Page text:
- Blood glucose - Even as early as 1990, studies have clearly shown that the viscosity of fiber is related to the reduction in postprandial blood glucose. For an example, a study published in the New England Journal of Medicine in 2000 has found that a high intake of fiber, particularly of the soluble type, improves glycemic control, decreases hyperinsulinemia, and lowers plasma lipid concentrations in people with type 2 diabetes. 
- Cholesterol - Studies have also shown that soluble fiber may help lower total blood cholesterol levels by lowering the low-density lipoprotein, which is also known as “bad” cholesterol.  Other than cholesterol, studies have found that high-fiber diets may have other heart-health benefits, like reduced blood pressure and inflammation.
Why do you need fiber
High-fat diets like Keto slow digestion and decrease GI (gastrointestinal) motility, which makes it especially important to get enough fiber in the diet.
Although, when following a Ketogenic diet, it is actually very common for people to neglect their daily needs of fiber in an attempt to not go overboard with carbohydrates. Which is understandable, since most of the fiber-rich foods are way too starchy to consume while on Keto.
A lack of fiber can lead to a lot of problems such as constipation, not being able to absorb nutrients from food, and poor digestion in general. These issues can make or break all of the hard work you’ve put in, and that’s why dietary fiber is considered to be a Keto staple.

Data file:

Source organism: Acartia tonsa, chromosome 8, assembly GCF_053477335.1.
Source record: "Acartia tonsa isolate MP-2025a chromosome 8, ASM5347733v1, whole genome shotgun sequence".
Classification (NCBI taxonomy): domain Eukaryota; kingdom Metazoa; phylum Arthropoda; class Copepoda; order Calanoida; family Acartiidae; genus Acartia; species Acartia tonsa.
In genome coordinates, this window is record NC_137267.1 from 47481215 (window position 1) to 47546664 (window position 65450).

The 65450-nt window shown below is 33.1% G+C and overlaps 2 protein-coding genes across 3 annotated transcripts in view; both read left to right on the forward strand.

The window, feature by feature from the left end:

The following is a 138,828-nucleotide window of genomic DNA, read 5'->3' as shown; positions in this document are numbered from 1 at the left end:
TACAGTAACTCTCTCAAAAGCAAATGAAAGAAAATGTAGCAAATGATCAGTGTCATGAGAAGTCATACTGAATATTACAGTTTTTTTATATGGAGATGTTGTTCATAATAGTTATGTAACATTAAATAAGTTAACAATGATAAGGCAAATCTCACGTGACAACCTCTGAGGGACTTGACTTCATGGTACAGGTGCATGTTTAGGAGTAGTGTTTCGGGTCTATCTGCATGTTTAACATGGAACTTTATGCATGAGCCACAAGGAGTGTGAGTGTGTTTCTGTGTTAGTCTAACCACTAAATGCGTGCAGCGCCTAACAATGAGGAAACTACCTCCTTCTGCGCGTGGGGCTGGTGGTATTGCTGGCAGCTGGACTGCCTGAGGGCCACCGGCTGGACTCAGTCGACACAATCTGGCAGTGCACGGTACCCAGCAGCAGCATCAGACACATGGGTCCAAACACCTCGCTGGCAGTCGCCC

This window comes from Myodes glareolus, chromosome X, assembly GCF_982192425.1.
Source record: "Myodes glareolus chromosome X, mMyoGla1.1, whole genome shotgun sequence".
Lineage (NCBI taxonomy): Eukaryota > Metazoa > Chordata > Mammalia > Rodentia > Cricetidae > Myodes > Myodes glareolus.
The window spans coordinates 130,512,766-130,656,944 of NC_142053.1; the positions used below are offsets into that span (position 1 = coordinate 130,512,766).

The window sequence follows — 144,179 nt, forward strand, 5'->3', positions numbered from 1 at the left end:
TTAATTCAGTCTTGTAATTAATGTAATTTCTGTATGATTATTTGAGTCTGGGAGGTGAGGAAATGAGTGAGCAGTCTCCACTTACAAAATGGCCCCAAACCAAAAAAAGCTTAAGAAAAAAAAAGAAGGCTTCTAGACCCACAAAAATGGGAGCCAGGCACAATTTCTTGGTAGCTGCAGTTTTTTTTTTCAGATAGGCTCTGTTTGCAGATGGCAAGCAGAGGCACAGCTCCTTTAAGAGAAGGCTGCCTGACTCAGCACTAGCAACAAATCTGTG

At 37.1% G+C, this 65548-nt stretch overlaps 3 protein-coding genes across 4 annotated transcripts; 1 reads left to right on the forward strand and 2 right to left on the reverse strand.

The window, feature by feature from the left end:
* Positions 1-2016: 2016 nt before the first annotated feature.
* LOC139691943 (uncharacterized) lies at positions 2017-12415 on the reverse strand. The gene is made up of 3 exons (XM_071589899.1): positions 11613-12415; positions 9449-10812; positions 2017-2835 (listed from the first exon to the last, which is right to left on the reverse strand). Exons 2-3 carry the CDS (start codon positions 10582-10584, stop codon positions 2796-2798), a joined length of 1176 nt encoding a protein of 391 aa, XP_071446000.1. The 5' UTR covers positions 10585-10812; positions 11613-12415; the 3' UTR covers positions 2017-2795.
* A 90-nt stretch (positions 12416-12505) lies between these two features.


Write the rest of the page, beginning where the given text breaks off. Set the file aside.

This is why you need to take extra care for fiber during Keto, either through a fiber supplement or by consuming enough fiber-rich foods daily.
vs. fiber supplements
There is no fiber at all in the main keto foods like meat, fish, poultry, eggs, dairy products, and healthy fats. Instead, it is mostly found in foods like beans, legumes, nuts, breads, grains, and some fruits and vegetables.
But unfortunately, on Keto, most of the fiber-rich foods are either strictly limited or completely forbidden because of their high-carb profile. For the average Keto dieter, the most popular sources of fiber are avocados, leafy greens and veggies like broccoli, spinach, celery, cabbage, and most nuts and seeds.
While all these foods should be a staple in everyone’s Ketogenic eating plan, to reach your daily needs of fiber, you need to eat a lot of them every single day. Which, in reality, is not always possible and convenient.
That’s where fiber supplements come into play. They are very convenient to use daily and on-the-go, and they make it very easy to get enough fiber – with a supplement, you don’t need to consume a ton of vegetables, you can just use the supplement once or twice a day instead.